Both groups of donors seem to be haunted by dystopian scenarios in which the masses rise up and tear down everything the upper class has built. For Republicans, the dystopia is (inevitably) “Atlas Shrugged.” For liberals, it’s one part “Turner Diaries,” one part “Handmaid’s Tale.” …

What does it say that rich Republicans are unable to entertain the possibility that Americans who depend on government programs during the worst recession in generations might have legitimate economic grievances?

What does it say that rich Democrats can’t fathom why working class Americans might look askance at an elite that’s presided over a long slow social breakdown and often regards their fundamental religious convictions as obstacles to progress?

What does it say that our politicians, in settings where they’re at least pretending to open up and reveal their true perspective, feel comfortable embracing the most self-serving elite stereotypes about ordinary citizens who vote for the other party?

Nothing good, I think.

A conservative history of the United States

Man, the day fills up fast when you have various students in your office for 90 minutes straight!  Anyway, here’ s some great satire from Jack Hitt in the New Yorker.  A sampling:

1775: Paul Revere “warned the British that they weren’t going to be taking away our arms, by ringing those bells and making sure as he was riding his horse through town to send those warning shots and bells that we were going to be secure and we were going to be free.”—Sarah Palin.

1776: The Founding Synod signs the Declaration of Independence: “…those fifty-six brave people, most of whom, by the way, were clergymen.”—Mike Huckabee

1916: Planned Parenthood opens genocide clinics: “When Margaret Sanger—check my history—started Planned Parenthood, the objective was to put these centers in primarily black communities so they could help kill black babies before they came into the world.”—Herman Cain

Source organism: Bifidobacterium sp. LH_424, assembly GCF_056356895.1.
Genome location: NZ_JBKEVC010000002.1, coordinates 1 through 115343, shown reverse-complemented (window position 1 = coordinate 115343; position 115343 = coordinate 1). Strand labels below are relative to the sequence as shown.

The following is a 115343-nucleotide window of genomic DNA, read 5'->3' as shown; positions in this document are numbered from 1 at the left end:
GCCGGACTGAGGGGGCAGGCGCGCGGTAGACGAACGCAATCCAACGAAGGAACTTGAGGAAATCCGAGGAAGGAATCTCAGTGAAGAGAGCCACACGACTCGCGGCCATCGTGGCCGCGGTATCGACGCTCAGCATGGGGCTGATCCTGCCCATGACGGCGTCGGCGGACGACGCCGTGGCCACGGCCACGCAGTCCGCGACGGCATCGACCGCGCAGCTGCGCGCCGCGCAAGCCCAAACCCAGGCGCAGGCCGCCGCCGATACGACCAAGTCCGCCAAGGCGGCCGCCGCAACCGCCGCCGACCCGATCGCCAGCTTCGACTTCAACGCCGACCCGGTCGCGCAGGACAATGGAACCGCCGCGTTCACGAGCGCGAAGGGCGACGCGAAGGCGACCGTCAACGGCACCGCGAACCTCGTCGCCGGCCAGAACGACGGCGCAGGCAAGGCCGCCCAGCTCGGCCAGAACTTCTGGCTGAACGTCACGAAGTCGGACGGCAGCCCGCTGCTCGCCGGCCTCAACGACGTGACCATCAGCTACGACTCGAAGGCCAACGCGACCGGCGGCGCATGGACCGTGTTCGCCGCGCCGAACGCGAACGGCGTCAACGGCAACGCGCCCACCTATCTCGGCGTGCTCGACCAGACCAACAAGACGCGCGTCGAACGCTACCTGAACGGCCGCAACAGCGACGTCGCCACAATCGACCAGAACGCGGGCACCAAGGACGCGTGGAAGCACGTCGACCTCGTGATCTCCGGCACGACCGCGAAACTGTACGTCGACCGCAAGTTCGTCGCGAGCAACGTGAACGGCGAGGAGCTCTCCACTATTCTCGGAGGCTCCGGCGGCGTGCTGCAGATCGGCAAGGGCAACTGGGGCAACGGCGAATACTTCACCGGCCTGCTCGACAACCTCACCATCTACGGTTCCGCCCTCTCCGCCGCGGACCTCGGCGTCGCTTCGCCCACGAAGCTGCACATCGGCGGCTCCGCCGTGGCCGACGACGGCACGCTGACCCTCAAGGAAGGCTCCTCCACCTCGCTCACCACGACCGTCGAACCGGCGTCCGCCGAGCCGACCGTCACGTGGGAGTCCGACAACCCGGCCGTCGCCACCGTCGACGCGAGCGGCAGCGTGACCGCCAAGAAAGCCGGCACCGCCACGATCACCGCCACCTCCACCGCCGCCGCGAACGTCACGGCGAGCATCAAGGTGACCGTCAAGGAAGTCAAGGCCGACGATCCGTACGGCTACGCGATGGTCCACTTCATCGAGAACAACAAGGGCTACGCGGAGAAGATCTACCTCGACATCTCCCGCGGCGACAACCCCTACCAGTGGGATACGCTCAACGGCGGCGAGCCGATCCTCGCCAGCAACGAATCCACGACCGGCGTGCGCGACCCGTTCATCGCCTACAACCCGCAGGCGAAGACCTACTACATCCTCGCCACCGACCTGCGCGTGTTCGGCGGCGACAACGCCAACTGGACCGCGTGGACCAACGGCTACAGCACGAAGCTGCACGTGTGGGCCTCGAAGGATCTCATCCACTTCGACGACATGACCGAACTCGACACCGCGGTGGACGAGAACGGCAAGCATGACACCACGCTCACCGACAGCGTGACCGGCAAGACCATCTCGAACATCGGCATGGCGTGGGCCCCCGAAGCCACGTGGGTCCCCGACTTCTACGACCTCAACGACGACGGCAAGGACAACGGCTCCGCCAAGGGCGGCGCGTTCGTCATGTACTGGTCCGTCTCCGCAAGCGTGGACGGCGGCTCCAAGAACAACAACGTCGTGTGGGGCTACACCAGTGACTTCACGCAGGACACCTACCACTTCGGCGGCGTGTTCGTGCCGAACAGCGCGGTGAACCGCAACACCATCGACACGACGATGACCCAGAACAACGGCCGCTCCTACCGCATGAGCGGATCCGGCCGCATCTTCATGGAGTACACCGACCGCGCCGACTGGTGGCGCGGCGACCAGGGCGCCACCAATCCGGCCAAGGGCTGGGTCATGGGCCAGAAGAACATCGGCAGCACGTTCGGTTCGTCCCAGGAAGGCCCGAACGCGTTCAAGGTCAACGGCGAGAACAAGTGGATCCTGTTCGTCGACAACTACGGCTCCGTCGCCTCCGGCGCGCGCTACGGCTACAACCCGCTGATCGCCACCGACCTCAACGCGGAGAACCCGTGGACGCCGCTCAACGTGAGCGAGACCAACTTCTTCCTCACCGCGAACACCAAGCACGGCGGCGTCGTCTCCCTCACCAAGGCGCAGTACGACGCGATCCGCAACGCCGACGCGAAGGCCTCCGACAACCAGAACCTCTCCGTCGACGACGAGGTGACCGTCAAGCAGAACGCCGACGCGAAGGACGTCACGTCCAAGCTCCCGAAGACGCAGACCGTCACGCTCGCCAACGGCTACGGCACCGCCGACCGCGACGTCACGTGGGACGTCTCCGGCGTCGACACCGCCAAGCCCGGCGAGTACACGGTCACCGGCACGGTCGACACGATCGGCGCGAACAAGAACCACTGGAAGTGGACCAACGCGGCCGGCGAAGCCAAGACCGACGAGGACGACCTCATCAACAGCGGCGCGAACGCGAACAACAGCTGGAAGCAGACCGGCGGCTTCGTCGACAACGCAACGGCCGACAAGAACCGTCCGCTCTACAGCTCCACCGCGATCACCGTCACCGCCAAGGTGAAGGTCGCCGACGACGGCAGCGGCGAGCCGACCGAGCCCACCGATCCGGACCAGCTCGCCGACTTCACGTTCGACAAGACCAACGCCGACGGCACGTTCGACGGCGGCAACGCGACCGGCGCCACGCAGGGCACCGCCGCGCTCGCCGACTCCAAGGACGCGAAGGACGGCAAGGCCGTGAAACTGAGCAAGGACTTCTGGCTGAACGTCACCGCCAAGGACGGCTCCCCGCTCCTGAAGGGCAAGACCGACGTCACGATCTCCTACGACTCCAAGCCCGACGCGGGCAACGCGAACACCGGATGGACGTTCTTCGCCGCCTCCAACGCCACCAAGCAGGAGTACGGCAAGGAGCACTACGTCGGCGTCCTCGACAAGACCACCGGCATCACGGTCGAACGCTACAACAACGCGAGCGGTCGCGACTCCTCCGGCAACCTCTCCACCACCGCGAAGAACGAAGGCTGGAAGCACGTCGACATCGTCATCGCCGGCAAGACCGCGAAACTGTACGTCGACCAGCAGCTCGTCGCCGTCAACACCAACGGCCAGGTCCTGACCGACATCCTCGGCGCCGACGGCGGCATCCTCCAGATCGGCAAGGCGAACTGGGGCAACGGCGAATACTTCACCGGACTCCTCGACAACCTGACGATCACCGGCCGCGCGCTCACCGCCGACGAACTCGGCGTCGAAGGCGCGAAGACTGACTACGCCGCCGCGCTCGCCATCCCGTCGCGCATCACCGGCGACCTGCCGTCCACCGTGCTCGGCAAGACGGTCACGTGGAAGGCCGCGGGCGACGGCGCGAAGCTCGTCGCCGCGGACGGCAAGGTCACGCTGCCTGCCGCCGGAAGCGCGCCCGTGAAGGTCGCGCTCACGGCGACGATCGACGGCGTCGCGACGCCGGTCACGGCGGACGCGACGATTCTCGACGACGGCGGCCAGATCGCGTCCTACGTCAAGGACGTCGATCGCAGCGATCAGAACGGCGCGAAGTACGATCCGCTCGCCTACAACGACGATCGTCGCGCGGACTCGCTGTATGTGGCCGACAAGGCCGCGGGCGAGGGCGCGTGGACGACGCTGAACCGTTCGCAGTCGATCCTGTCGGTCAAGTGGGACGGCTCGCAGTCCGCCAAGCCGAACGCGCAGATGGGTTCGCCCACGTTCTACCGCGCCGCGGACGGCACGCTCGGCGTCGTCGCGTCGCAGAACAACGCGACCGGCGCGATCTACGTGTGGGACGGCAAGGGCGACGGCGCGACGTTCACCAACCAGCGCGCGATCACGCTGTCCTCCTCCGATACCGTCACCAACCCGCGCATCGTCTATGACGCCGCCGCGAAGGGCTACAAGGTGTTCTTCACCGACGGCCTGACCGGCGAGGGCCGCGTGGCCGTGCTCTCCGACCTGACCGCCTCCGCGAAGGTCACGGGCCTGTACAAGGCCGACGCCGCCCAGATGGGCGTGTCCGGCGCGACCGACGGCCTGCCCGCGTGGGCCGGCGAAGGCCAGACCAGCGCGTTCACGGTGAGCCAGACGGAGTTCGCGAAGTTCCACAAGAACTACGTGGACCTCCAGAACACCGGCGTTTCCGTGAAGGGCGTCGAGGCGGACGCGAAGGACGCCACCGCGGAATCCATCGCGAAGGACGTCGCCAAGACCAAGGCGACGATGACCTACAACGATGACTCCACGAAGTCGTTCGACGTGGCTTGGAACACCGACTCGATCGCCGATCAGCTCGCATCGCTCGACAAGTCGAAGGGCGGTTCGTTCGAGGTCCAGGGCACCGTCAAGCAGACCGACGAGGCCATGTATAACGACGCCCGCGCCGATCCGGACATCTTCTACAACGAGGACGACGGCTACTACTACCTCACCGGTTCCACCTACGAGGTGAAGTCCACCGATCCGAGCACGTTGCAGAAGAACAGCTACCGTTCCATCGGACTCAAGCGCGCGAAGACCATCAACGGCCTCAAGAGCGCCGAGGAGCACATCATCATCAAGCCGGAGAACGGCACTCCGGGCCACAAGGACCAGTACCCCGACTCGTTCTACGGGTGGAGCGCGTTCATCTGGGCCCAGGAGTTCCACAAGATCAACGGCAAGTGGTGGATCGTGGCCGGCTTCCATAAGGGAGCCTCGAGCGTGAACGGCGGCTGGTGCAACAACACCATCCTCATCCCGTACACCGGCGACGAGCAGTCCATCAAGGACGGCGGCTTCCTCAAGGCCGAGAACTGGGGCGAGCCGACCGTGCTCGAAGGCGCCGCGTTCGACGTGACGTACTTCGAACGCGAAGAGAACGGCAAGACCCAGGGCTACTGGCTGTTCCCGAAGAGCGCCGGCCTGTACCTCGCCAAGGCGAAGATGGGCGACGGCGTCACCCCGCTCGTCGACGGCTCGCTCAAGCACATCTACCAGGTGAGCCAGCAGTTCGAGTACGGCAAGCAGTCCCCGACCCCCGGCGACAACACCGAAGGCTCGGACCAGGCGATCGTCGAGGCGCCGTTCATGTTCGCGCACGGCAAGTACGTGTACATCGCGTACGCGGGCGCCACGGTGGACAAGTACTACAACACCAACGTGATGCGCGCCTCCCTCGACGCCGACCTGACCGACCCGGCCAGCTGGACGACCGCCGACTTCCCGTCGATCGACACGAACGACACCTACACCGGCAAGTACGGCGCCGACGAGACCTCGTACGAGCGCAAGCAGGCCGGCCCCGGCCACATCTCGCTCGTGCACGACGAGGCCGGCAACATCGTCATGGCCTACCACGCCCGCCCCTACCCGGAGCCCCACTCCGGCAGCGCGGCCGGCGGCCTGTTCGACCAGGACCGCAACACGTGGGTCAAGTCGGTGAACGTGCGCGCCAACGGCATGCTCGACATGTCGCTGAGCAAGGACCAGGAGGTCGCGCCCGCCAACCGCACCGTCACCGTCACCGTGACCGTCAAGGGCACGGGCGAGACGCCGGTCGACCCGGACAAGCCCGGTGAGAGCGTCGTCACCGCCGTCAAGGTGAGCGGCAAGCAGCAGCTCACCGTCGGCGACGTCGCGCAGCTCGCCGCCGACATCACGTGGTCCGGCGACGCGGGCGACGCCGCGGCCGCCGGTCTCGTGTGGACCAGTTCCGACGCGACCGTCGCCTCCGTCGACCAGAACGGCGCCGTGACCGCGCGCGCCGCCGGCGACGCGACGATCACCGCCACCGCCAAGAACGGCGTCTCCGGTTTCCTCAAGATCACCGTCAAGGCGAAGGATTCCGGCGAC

1961: Barack Obama is born, in Africa: “And one thing that I do know is his having grown up in Kenya.”—Mike Huckabee

1964: Republicans fight for the Civil Rights Act: “We were the people who passed the civil-rights bills back in the sixties without very much help from our colleagues across the aisle.”—Representative Virginia Foxx

Plenty more good stuff at the link.

Photo of the day

From N&O’s

day’s best.  Just love how an ordinary street scene is transformed into something dramatic by great composition:

A large U.S. flag, left, waves in gusty winds and pedestrians cross the street under red streetlights in Newark, N.J. on Tuesday, Sept. 18, 2012. (AP Photo/Julio Cortez)

Jesus’ wife

So, this is interesting:

CAMBRIDGE, Mass. — A historian of early Christianity at Harvard Divinity School has identified a scrap of papyrus that she says was written in Coptic in the fourth century and contains a phrase never seen in any piece of Scripture: “Jesus said to them, ‘My wife …’”

The faded papyrus fragment is smaller than a business card, with eight lines on one side, in black ink legible under a magnifying glass. Just below the line about Jesus having a wife, the papyrus includes a second provocative clause that purportedly says, “she will be able to be my disciple.”

The finding is being made public in Rome on Tuesday at an international meeting of Coptic scholars by the historian Karen L. King, who has published several books about new Gospel discoveries and is the first woman to hold the nation’s oldest endowed chair, the Hollis professor of divinity.

Well, that does it.  If Jesus had a wife I don’t know how I can be expected to continue to be a Christian.

Quote of the day

It’s a very inside baseball post, but if you are interested in the complexities of how political polling is actually done, this is very much worth a read.  Otherwise, just enjoy the quote from Nate Cohn:

If the election was conducted over a live telephone interview, Obama would probably win and clearly.

Of course, it’s not.  And that’s where things get complicated.

Old people for Romney

Bill Keller had a column the other day about how the Republican Party was rapidly becoming the “Grand Old Straight White Men’s Party.”  Reminded me of the demographic breakdown in this recent poll:


Basically, Romney is solidly ahead among the over 65 crowd and trails by varying degrees among everyone else.  The problem for the future of the Republican Party is that those people over 65 are gradually dying off and there’s no evidence that these younger groups are going to get more Republican as they get older.  It did work great for them in 2010 as old people voted in midterm elections way better than younger people.  (There’s also some more nice demographic breakdowns if you follow the link).